This paper's purpose is to identify successful methods used to integrate stakeholders into the early phases of strategic community facility projects.
A two‐stage research method was used at project inception and design phases of a community facility. Project inception used action research pre‐design strategic needs analysis workshops with internal local authority stakeholders to capture the council's internal stakeholders' agreed strategic aspirations, resulting in a performance‐based brief. Subsequently, observation‐based research investigated project processes conducted by others. Owing to the nature of the brief, additional engagement was required with stakeholders internal and external to the council.
The processes integrating council and municipal stakeholders are described. These included identification of stakeholders and their roles in project processes. Stakeholders were shown to be the target for individual strategies within the facility's multiple strategies. Management practices employed by facility managers to integrate stakeholders were documented at strategic planning, project inception, governance and pre‐construction phases.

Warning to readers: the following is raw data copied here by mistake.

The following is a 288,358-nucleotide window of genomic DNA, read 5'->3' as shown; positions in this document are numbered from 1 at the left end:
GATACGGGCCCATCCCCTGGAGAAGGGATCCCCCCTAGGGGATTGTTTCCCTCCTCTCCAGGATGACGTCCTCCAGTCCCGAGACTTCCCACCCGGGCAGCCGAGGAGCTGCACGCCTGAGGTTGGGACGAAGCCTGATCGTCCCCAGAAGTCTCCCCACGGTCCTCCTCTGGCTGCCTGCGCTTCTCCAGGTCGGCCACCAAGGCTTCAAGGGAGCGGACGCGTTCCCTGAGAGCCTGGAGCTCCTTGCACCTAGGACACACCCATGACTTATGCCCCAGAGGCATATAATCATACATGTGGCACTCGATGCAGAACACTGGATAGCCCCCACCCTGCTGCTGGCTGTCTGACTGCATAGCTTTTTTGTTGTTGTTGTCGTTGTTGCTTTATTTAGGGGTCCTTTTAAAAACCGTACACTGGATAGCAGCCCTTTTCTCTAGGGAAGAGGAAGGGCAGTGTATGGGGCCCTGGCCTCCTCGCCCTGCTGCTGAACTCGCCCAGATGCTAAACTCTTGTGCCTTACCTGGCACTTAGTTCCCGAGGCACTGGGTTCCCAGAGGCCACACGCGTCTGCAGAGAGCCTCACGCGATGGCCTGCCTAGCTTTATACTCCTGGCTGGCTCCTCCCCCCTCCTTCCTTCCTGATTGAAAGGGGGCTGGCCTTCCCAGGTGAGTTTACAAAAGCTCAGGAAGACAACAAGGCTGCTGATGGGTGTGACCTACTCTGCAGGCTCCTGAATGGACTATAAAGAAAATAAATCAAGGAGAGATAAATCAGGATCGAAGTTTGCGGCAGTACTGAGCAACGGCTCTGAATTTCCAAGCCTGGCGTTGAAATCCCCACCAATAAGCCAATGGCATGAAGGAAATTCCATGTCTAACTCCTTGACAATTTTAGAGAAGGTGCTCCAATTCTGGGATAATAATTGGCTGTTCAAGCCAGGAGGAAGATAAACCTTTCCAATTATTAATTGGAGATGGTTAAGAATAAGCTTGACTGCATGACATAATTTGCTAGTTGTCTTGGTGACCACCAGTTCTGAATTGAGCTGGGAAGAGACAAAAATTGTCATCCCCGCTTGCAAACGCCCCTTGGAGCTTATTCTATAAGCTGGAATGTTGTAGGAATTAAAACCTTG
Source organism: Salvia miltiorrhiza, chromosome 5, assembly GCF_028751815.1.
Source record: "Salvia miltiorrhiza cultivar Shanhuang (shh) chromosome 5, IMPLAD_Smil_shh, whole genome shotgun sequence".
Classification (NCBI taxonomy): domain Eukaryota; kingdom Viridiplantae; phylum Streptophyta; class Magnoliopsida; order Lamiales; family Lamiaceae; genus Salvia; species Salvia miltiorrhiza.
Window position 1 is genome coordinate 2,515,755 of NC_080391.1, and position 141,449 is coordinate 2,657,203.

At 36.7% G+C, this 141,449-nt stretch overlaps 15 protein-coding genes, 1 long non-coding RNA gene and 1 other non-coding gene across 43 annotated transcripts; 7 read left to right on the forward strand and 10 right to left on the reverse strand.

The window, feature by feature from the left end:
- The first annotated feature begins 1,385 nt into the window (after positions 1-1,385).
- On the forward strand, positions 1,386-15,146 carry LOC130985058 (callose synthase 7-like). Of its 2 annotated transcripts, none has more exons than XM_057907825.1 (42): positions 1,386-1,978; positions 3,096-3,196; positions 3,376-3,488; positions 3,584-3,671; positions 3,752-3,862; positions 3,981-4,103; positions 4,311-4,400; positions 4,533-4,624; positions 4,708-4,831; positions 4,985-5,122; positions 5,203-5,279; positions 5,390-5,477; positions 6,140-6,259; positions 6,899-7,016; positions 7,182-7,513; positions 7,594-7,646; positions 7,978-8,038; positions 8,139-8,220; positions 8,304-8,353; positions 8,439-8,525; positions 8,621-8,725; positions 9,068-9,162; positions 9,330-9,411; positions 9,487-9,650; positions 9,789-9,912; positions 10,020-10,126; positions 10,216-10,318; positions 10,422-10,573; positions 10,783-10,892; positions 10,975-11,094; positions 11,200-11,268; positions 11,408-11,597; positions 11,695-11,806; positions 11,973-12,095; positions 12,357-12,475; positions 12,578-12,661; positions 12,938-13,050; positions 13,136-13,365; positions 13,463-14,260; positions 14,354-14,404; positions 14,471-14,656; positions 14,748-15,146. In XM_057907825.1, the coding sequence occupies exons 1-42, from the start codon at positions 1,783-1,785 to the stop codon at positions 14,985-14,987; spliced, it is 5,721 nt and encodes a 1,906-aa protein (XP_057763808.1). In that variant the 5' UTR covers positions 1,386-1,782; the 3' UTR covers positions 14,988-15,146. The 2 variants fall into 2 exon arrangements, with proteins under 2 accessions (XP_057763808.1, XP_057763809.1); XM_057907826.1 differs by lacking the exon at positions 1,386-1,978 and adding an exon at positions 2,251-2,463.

The research was conducted into a single facility but this is representative of other community facilities. This facility was significant for its multiple organisational and municipal strategies, and the high levels of stakeholder satisfaction. Stakeholders' early integration into project processes is likely to address a problematic expectation‐evaluation gap identified in the literature.
This paper identifies successful practices for facility managers to employ at early project phases.
Stakeholder integration is particularly important in community FM where there are multiple stakeholders and issues of internality and externality effects from facilities are debated.
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